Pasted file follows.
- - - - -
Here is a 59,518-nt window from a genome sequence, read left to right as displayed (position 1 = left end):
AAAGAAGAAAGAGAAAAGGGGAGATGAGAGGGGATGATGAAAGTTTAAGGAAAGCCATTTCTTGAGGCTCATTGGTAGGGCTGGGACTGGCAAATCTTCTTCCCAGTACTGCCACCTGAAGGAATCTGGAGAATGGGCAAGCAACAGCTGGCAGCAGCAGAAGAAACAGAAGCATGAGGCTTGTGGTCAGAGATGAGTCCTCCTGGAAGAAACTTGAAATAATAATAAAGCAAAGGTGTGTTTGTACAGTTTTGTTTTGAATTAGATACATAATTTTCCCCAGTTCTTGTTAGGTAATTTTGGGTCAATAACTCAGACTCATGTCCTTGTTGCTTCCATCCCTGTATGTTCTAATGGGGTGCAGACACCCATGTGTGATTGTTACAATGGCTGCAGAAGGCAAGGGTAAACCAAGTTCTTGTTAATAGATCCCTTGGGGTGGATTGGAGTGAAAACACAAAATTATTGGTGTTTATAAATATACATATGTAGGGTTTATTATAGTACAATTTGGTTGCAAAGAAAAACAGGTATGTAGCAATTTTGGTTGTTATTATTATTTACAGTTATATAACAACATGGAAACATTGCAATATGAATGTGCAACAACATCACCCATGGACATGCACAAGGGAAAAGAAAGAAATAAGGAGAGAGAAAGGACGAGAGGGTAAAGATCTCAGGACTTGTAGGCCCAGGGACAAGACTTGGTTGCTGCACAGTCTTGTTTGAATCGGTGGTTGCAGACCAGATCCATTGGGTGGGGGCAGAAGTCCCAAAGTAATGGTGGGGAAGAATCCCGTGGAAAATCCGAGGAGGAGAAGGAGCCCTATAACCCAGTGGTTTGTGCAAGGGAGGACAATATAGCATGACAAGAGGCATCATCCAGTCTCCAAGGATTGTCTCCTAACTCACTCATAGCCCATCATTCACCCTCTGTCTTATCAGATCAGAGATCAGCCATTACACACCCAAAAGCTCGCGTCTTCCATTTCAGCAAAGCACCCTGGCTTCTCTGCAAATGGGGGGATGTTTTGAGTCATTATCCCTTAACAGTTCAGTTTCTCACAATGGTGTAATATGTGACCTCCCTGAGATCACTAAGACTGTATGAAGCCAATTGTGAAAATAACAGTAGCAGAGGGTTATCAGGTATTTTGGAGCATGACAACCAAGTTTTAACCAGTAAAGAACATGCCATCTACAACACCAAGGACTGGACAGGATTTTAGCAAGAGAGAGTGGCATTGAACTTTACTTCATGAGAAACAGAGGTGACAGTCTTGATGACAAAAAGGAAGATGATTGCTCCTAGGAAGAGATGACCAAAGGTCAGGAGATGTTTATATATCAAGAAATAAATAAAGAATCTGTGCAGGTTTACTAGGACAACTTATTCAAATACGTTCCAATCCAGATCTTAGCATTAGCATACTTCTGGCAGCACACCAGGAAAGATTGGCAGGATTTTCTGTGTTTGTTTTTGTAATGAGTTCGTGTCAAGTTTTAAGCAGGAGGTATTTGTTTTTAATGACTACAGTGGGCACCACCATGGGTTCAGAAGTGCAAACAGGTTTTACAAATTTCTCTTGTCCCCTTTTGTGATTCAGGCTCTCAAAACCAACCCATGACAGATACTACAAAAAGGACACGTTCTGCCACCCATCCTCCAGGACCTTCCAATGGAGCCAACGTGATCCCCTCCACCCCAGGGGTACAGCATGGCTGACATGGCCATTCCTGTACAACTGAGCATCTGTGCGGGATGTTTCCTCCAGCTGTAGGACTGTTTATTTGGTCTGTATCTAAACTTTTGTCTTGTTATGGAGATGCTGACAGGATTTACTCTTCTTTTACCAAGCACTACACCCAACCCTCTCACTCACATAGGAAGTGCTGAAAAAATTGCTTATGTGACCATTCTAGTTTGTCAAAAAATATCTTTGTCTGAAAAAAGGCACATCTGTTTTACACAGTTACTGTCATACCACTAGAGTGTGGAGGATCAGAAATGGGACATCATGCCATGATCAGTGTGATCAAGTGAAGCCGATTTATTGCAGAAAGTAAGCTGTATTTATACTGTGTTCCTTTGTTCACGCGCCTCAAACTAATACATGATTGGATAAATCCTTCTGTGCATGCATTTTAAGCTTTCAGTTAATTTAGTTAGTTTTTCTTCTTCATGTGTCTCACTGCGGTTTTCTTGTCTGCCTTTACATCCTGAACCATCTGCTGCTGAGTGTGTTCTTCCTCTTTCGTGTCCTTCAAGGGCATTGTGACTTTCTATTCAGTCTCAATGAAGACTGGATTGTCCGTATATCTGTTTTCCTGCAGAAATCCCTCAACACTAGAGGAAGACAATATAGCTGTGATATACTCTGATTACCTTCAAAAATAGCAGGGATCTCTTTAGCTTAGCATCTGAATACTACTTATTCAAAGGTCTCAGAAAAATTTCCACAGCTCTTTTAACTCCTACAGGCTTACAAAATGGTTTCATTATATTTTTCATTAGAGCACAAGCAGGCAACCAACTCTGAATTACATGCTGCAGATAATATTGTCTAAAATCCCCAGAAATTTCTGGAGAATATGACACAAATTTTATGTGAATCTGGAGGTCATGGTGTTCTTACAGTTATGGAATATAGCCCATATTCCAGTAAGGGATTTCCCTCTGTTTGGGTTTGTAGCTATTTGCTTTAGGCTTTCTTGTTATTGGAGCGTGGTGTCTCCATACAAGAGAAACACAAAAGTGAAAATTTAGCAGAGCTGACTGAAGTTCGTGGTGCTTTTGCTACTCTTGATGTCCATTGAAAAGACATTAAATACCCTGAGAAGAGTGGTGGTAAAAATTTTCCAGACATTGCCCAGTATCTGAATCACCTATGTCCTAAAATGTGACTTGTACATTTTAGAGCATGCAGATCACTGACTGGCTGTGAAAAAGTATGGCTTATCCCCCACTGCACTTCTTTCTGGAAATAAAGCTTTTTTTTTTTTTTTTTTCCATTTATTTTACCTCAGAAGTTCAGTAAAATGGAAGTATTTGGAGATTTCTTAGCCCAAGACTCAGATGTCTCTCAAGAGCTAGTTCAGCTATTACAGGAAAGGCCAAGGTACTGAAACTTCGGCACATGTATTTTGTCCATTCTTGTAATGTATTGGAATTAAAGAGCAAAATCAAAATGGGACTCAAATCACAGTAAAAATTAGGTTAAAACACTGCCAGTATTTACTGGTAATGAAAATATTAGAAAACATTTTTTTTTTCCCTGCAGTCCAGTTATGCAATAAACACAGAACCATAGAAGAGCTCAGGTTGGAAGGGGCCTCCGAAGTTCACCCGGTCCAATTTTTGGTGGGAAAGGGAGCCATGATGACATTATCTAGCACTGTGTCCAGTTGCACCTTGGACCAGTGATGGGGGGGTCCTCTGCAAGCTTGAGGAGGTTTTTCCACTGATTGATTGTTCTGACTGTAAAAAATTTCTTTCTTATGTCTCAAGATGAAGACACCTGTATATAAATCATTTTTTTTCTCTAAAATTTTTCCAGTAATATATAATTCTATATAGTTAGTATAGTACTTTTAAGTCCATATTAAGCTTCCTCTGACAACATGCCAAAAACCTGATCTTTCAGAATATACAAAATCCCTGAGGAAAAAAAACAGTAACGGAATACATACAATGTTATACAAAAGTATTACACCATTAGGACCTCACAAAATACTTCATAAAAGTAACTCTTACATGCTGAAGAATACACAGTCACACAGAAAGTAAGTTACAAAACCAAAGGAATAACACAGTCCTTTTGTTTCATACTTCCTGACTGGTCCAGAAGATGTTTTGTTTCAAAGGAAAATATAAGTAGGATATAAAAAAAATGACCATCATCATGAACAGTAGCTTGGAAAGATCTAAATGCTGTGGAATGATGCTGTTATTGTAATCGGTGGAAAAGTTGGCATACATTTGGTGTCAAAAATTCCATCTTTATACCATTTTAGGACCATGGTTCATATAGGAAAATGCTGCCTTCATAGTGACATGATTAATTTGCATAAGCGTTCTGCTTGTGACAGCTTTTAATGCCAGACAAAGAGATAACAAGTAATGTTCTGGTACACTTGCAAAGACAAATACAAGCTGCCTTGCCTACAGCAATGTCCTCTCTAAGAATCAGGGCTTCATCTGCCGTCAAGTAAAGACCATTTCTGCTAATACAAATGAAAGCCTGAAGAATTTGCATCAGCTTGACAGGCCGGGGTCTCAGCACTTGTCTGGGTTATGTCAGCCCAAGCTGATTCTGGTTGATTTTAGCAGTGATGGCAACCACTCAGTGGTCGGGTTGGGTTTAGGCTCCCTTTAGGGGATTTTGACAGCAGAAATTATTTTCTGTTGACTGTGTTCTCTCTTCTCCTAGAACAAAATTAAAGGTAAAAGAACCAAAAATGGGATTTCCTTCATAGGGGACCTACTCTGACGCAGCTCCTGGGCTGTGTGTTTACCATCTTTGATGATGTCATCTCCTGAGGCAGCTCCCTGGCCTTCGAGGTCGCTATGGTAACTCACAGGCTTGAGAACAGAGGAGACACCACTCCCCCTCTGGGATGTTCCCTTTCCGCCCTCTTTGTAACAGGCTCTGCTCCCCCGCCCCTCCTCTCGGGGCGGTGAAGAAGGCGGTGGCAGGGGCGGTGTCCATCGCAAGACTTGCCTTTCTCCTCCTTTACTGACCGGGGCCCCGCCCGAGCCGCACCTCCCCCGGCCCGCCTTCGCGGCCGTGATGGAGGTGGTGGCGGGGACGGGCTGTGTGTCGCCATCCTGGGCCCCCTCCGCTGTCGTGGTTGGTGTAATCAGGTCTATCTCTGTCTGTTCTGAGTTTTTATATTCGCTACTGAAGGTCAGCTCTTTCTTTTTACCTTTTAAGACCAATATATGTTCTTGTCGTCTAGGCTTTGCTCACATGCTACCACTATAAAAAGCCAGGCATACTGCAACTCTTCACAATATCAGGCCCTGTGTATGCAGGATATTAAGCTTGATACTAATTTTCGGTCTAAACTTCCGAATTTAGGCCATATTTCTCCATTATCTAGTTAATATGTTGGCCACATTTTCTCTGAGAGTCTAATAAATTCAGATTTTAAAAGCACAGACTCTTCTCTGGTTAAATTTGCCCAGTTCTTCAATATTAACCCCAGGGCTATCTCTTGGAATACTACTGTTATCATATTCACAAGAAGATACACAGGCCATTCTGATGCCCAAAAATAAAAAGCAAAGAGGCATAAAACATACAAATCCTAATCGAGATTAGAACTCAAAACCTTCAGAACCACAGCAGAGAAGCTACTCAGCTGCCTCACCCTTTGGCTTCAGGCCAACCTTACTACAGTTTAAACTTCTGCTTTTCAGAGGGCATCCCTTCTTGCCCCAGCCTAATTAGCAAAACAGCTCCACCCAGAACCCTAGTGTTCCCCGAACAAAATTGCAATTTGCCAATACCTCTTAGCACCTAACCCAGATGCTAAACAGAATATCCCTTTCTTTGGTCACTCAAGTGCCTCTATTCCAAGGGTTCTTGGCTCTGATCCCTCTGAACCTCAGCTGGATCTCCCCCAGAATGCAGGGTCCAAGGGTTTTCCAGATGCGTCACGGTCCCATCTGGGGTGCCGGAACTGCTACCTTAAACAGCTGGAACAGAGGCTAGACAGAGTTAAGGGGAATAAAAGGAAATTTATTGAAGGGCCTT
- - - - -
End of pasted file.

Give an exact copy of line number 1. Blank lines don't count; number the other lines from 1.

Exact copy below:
Here is a 59,518-nt window from a genome sequence, read left to right as displayed (position 1 = left end):